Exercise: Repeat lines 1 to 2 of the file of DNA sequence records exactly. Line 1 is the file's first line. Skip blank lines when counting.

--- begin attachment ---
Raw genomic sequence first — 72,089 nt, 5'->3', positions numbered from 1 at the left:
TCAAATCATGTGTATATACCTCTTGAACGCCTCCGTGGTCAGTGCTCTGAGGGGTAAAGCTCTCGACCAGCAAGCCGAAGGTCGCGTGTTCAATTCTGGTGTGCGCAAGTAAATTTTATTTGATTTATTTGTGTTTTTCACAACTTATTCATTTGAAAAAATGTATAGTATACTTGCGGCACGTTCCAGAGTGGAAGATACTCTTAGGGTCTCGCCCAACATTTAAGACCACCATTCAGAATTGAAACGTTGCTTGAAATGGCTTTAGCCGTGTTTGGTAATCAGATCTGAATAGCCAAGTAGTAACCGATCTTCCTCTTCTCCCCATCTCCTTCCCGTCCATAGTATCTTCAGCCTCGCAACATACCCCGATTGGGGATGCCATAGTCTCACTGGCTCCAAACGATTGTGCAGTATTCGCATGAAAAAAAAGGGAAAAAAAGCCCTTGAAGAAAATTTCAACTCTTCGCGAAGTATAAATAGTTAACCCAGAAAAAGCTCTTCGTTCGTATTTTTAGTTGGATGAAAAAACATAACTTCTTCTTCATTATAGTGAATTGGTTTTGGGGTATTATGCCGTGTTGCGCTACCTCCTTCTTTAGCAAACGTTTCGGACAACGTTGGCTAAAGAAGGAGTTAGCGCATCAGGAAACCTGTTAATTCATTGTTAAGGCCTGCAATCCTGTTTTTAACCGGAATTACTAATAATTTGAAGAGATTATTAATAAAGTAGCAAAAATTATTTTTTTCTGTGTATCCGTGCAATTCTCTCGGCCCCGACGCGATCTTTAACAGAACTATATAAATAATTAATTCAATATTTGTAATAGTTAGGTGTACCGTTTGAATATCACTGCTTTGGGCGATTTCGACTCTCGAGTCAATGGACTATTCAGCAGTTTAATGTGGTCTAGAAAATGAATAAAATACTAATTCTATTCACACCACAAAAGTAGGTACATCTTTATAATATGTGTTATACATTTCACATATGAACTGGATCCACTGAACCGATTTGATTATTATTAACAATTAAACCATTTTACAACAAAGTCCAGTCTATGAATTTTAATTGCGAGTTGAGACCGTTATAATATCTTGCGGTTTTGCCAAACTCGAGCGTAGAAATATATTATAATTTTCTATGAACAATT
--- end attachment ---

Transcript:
Raw genomic sequence first — 72,089 nt, 5'->3', positions numbered from 1 at the left:
TCAAATCATGTGTATATACCTCTTGAACGCCTCCGTGGTCAGTGCTCTGAGGGGTAAAGCTCTCGACCAGCAAGCCGAAGGTCGCGTGTTCAATTCTGGTGTGCGCAAGTAAATTTTATTTGATTTATTTGTGTTTTTCACAACTTATTCATTTGAAAAAATGTATAGTATACTTGCGGCACGTTCCAGAGTGGAAGATACTCTTAGGGTCTCGCCCAACATTTAAGACCACCATTCAGAATTGAAACGTTGCTTGAAATGGCTTTAGCCGTGTTTGGTAATCAGATCTGAATAGCCAAGTAGTAACCGATCTTCCTCTTCTCCCCATCTCCTTCCCGTCCATAGTATCTTCAGCCTCGCAACATACCCCGATTGGGGATGCCATAGTCTCACTGGCTCCAAACGATTGTGCAGTATTCGCATGAAAAAAAAGGGAAAAAAAGCCCTTGAAGAAAATTTCAACTCTTCGCGAAGTATAAATAGTTAACCCAGAAAAAGCTCTTCGTTCGTATTTTTAGTTGGATGAAAAAACATAACTTCTTCTTCATTATAGTGAATTGGTTTTGGGGTATTATGCCGTGTTGCGCTACCTCCTTCTTTAGCAAACGTTTCGGACAACGTTGGCTAAAGAAGGAGTTAGCGCATCAGGAAACCTGTTAATTCATTGTTAAGGCCTGCAATCCTGTTTTTAACCGGAATTACTAATAATTTGAAGAGATTATTAATAAAGTAGCAAAAATTATTTTTTTCTGTGTATCCGTGCAATTCTCTCGGCCCCGACGCGATCTTTAACAGAACTATATAAATAATTAATTCAATATTTGTAATAGTTAGGTGTACCGTTTGAATATCACTGCTTTGGGCGATTTCGACTCTCGAGTCAATGGACTATTCAGCAGTTTAATGTGGTCTAGAAAATGAATAAAATACTAATTCTATTCACACCACAAAAGTAGGTACATCTTTATAATATGTGTTATACATTTCACATATGAACTGGATCCACTGAACCGATTTGATTATTATTAACAATTAAACCATTTTACAACAAAGTCCAGTCTATGAATTTTAATTGCGAGTTGAGACCGTTATAATATCTTGCGGTTTTGCCAAACTCGAGCGTAGAAATATATTATAATTTTCTATGAACAATT